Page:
Corporate Governance

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Good News for Good Governance in Spain

Pin Arboledas, José Ramón


By reducing the size of their boards and increasing the representation of both women and independent directors, companies are increasingly following the recommendations made by Spain's Good Governance Code for Listed Companies. This is highlighted in the 12th annual report on IBEX 35 shareholders' meetings, produced by IESE and Atrevia.

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Listen to the Non-Experts

Almandoz, John; Tilcsik, András


Does a board always work best with more experts' advice? No, according to research published in the Academy of Management Journal. A study of U.S. community banks found that, when navigating uncharted waters, banks were more likely to fail if their boards were dominated by directors who were experts in banking. In fact, the riskiest decisions may be better handled when non-experts counterbalance the know-it-alls.

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Excessive CEO Pay? Common Shareholders May Be to Blame

Antón, Miguel; Ederer, Florian; Giné, Mireia; Schmalz, Martin C.


Clinton and Trump agree on one issue: today's CEOs make too much money. CEO salaries are ballooning even where business is far from booming. New research by IESE's Miguel Antón and Mireia Giné offers compelling evidence that common ownership deserves some of the blame. Their research also indicates that the bloated-CEO-pay problem will get worse if left unchecked.

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Helping Women Thrive in Your CompanyPremium

Chinchilla, Nuria; Jiménez, Esther


Why are so few women represented in corporate leadership today? This article describes the barriers to progress and suggests some of the key actions that companies can take, not only to attract, cultivate and retain female talent but to create a balanced ecosystem that benefits both men and women.

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Risky Business: Female Executives and the Pay Gap

Giné, Mireia; Carter, Mary Ellen; Franco, Francesca


The gender pay gap is a well-documented phenomenon, even in the rarefied air of corporate boardrooms. In this study, IESE's Mireia Giné analyzes the gap and looks at two possible explanations: women's apparent aversion to taking risks (in the form of stock options) and their underrepresentation on boards. It turns out, both factors matter, with one easier to fix than the other.

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10 Trends for the Board of 2020Premium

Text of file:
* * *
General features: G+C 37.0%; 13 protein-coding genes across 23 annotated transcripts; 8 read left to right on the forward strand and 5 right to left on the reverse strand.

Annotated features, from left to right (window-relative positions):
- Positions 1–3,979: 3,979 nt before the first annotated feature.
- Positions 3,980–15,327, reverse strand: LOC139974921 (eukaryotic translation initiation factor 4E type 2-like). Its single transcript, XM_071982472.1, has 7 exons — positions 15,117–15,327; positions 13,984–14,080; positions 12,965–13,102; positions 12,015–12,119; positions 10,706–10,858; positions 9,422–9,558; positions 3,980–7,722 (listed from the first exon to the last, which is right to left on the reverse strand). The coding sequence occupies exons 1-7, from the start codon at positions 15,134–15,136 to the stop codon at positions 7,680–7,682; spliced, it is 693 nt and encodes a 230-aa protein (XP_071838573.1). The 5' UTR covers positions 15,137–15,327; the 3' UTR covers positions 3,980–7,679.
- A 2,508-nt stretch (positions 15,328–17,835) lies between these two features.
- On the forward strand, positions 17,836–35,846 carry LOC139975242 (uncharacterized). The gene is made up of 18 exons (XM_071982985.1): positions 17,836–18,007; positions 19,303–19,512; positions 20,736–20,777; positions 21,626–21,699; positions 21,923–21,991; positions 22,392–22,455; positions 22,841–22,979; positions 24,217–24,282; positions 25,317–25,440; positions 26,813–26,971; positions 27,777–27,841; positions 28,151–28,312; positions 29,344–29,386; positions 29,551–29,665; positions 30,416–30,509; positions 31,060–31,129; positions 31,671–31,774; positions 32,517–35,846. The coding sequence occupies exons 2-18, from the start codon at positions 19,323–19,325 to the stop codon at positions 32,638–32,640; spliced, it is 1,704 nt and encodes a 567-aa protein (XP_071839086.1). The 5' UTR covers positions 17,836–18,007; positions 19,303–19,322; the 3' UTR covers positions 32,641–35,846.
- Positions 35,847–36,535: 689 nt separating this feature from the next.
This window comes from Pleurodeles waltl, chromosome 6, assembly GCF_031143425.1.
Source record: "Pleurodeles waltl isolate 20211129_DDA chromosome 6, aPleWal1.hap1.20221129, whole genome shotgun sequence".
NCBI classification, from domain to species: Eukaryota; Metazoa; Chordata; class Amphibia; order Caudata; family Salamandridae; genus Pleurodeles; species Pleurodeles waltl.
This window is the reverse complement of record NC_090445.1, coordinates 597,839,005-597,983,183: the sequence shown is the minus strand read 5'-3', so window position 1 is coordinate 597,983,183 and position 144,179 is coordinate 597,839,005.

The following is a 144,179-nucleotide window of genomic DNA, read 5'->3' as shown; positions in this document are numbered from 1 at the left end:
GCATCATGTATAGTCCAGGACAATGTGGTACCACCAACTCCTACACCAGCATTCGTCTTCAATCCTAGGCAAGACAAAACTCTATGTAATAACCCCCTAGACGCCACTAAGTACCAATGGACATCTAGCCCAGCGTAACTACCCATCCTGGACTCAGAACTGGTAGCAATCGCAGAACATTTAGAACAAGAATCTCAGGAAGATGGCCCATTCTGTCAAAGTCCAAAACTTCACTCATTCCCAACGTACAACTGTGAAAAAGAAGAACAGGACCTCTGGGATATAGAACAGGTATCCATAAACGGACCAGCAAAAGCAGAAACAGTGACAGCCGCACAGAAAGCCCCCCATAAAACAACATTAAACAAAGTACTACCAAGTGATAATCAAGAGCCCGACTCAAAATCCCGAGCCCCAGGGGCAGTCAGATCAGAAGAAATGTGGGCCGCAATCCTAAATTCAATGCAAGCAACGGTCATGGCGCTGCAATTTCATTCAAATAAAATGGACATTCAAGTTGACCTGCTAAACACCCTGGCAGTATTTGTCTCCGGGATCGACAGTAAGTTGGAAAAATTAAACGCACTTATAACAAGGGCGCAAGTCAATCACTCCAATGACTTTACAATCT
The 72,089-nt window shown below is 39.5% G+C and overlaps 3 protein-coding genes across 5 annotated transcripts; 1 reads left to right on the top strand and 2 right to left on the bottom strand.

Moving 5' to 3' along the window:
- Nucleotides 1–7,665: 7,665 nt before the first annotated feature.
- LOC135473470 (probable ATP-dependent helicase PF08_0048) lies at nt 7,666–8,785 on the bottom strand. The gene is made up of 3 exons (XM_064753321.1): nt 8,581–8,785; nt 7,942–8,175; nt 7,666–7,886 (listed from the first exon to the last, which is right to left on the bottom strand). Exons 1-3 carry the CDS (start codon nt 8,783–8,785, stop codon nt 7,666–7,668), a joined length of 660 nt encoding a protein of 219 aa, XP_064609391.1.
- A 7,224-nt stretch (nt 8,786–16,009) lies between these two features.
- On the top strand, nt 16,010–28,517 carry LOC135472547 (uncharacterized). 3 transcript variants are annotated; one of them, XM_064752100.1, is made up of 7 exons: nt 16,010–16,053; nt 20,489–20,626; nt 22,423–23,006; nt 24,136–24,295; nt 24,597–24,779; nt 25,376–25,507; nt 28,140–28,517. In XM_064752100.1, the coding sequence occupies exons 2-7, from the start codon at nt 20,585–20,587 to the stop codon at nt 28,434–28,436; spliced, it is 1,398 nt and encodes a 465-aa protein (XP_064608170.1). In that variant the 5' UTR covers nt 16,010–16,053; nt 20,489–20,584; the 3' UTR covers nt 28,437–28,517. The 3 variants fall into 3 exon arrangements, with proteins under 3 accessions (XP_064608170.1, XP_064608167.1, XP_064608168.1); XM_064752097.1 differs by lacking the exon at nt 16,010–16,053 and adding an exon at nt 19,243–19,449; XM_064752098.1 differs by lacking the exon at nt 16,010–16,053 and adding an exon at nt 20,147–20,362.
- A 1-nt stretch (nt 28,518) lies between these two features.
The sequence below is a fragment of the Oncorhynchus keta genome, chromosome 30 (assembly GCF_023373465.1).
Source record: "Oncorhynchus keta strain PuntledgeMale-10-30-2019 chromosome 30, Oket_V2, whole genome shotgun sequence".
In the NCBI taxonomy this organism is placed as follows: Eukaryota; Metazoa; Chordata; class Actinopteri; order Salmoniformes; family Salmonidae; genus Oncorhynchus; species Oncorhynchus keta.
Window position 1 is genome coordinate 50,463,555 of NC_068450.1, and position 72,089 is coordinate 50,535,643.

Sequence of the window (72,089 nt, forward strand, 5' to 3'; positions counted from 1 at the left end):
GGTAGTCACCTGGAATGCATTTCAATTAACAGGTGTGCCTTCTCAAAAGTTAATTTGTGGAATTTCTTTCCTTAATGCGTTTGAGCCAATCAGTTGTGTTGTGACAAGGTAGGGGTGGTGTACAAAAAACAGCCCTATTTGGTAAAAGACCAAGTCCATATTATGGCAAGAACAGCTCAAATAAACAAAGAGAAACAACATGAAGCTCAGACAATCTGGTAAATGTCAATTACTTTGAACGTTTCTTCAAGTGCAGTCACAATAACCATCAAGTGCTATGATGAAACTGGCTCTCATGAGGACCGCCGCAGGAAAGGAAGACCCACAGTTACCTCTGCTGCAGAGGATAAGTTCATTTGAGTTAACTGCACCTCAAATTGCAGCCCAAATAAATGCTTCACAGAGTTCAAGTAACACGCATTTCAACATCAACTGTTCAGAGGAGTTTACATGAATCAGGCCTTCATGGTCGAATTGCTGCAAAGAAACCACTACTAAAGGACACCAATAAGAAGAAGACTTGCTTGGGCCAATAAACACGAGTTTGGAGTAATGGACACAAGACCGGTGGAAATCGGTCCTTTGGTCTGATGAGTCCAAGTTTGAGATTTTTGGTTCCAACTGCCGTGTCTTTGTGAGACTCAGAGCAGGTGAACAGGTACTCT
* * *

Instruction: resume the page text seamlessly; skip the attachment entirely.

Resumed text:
Nueno, Pedro


Distilling years of experience on the boards of various companies across multiple industries around the world, the author identifies 10 major trends to watch, as boards of directors aspire to become the vital governance instrument for company management that they were intended to be.

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Risk Oversight: What Every Director Should KnowPremium

Ormazábal, Gaizka


Institutional changes related to risk oversight since the global financial crisis have increased the cost of serving on boards. This article describes how companies are responding to the higher demand for board involvement in risk management, especially as U.S. trends are coming to Europe.

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Women Make Gains on Spanish Boards

Atrevia; ICWF - Centro Internacional Trabajo y Familia


Women's presence on the boards steering Spain's 35 most visible companies has nearly doubled since 2010 -- from 11 to 20 percent. A report by IESE and Atrevia counts the chairs and names the companies where the most women can now be found.

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Meeting the Challenges of an Aging Workforce

García-Lombardía, Pilar; Pin Arboledas, José Ramón


In Spain, 62 percent of companies already have mature workforces, and the forecast calls for older personnel going forward. To manage an aging workforce successfully, this study offers recommendations and examples of good practices for companies in four challenging areas.

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Winds of Change for the Board of Directors

Nueno, Pedro


What will a typical board of directors look like in the future? This is the question inspiring Pedro Nueno's latest book, The 2020 Board, which examines the changing role of boards amid the global financial recovery, accelerating digitalization and systemic changes in the business environment.

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